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FujiFilm X-T10 review




  • Recommended by TR

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Our Score:



  • Great image colour
  • High-quality build
  • Plenty of manual controls


  • No 4K video
  • Action of some controls could be better

Key Features

  • 16.3-megapixel APS-C sensor
  • 8fps burst shooting
  • 2.3-million dot EVF
  • Manufacturer: Fujifilm
  • Review Price: £499.00

What is the FujiFilm X-T10?

The FujiFilm X-T10 is a smaller alternative to the X-T1, one of the nicest compact system cameras money can buy. This one starts at £499 without a lens, making it half the price of its big brother.

Given the price disparity there are very few serious compromises. Image quality and AF performance are at the same level, and FujiFilm has not traded-away premium design. This is not an ‘entry-level’ plastic model.

The Panasonic G7 still has the edge for video-creators, offering 4K: something the FujiFilm X-T10

does not have. However, for stills specialists there are few better smaller-size cameras out there.

SEE ALSO: Best Cameras

FujiFilm X-T10

FujiFilm X-T10: Design

The FujiFilm X-T10 looks and feels a lot like an X-T1 that has been hit with the cutesy stick a few times and slimmed down in every dimension. It’s a bit boxier, and makes more of its two-tone style, the silver of the top plate extending further down the front.

It looks a little less serious than the X-T1, but its smaller scale is great if you’re after a less bulky model. It’s 10mm narrower, 7mm less tall and 6mm thinner. That’s not to be sniffed at if you’re going to be working with limited bag space most of the time.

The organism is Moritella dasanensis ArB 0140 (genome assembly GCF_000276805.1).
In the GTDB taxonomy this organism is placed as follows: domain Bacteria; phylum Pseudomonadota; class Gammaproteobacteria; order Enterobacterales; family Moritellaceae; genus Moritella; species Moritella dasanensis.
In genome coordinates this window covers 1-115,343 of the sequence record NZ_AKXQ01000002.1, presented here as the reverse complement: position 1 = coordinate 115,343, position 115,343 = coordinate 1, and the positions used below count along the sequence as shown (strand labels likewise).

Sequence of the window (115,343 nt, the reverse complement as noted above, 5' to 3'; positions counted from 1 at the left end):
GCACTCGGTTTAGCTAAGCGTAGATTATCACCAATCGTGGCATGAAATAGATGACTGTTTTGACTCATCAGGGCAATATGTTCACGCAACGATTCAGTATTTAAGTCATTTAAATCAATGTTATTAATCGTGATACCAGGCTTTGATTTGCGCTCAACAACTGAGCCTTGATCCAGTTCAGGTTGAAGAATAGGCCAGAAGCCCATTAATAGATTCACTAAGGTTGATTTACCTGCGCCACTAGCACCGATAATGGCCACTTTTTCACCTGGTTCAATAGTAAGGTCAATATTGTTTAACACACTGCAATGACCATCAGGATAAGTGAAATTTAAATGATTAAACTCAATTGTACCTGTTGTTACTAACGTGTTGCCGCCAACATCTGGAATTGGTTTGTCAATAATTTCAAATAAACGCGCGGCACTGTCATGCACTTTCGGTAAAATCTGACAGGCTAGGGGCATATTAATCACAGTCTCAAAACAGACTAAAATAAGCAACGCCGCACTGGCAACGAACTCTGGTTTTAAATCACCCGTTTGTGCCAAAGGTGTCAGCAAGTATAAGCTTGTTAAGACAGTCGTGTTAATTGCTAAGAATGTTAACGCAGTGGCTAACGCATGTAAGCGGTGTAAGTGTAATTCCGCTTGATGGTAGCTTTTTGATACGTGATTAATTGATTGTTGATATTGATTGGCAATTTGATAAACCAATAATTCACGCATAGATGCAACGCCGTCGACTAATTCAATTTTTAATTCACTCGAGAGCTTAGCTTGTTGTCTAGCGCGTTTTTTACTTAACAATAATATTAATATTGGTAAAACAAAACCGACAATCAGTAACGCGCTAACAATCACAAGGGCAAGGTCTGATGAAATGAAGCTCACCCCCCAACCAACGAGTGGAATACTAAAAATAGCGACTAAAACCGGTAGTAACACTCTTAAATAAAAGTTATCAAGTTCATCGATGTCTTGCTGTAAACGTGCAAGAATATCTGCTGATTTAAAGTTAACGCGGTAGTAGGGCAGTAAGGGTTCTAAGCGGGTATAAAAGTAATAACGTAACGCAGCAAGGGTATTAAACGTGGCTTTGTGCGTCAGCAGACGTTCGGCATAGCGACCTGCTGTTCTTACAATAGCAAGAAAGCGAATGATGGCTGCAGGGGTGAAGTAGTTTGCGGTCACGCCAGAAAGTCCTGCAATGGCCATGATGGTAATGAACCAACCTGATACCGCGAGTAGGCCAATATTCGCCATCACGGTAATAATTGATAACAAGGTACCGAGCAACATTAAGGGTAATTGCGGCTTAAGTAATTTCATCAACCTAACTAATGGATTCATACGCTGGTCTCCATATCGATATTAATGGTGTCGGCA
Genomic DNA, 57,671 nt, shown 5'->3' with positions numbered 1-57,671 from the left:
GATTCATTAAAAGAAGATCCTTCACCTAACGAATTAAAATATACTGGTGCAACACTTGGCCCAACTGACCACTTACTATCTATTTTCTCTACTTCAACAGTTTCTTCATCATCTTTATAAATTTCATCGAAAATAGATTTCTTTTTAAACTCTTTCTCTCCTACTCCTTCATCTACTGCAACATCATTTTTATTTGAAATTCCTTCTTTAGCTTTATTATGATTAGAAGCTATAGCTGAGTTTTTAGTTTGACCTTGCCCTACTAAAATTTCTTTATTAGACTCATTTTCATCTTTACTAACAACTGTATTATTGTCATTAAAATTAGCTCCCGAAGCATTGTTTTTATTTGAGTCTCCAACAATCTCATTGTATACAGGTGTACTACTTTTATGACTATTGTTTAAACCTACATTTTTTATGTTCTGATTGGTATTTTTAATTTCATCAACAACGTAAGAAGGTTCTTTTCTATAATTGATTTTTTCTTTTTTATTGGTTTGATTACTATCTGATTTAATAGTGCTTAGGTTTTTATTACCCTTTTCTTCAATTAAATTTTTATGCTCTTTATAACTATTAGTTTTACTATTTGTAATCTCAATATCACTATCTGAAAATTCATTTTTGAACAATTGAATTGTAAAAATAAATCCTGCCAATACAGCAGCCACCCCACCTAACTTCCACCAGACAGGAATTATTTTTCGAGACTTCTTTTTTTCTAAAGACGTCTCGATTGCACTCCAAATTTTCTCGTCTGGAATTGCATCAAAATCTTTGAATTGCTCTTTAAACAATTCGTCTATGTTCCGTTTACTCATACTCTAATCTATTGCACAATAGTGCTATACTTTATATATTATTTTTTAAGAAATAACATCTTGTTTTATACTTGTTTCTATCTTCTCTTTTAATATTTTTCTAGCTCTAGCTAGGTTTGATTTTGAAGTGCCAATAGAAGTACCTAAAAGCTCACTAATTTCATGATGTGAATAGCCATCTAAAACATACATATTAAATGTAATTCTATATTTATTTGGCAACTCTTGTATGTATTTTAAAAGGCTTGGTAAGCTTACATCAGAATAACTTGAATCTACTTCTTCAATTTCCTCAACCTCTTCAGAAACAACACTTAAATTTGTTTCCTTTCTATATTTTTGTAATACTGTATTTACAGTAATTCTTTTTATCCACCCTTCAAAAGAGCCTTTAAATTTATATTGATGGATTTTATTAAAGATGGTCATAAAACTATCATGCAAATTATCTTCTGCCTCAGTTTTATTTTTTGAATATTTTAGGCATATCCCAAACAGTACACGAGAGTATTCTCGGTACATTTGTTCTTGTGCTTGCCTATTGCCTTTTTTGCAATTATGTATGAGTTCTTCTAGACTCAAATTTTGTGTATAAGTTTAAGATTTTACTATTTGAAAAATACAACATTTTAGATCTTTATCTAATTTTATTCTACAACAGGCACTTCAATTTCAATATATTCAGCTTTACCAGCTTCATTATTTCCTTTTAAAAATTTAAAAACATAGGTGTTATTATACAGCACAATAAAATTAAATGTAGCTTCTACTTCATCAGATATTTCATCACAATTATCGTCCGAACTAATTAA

The FujiFilm X-T10 is close in size to the X-E2, within the whole FujiFilm CSC range. FujiFilm X-T10 9

It’s also the smallest to offer high-end construction. Where the X-A2, X-M1 and X-E2 have plastic bodies, the FujiFilm X-T10 uses a magnesium alloy shell like the top-end models. This lends the camera a more expensive, tough feel.

Just feeling like a camera you can be proud to hold and own is part of it, though. The FujiFilm X-T10 is not weather-proofed, meaning it’s not designed to shoot in torrential downpours without risk of some moisture getting into the insides. Of course, this is not something you get with any of the X-T10’s main rivals: the Panasonic G7, Sony A6000 and Olympus OMD-EM10.

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FujiFilm X-T10: Handling and Manual Control

For a smaller camera, the FujiFilm X-T10’s handling is great too. While not as pronounced as the X-T1’s, it gets you a very secure grip for its smaller-body style.

What actually sets the FujiFilm X-T10 apart, though, is its wealth of manual controls. Like the magnesium alloy construction, this is something it shares with FujiFilm’s most expensive CSCs.

It has dedicated dials for exposure and shutter speed on the top plate. There’s not a dedicated aperture dial too, but several of FujiFilm’s lenses have an aperture ring anyway. There are additional control dials on the front and back, positioned for use with your thumb and forefinger.

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You get full DSLR-style control with the FujiFilm X-T10. However, there is some room for improvement in these dials. They do feel a little loose and imprecise, perhaps because the hardware is also designed to let them work as buttons: they can be depressed. Of course, this makes them even more versatile, but they miss out on some of the mechanical, satisfyingly clunky feel you may be after.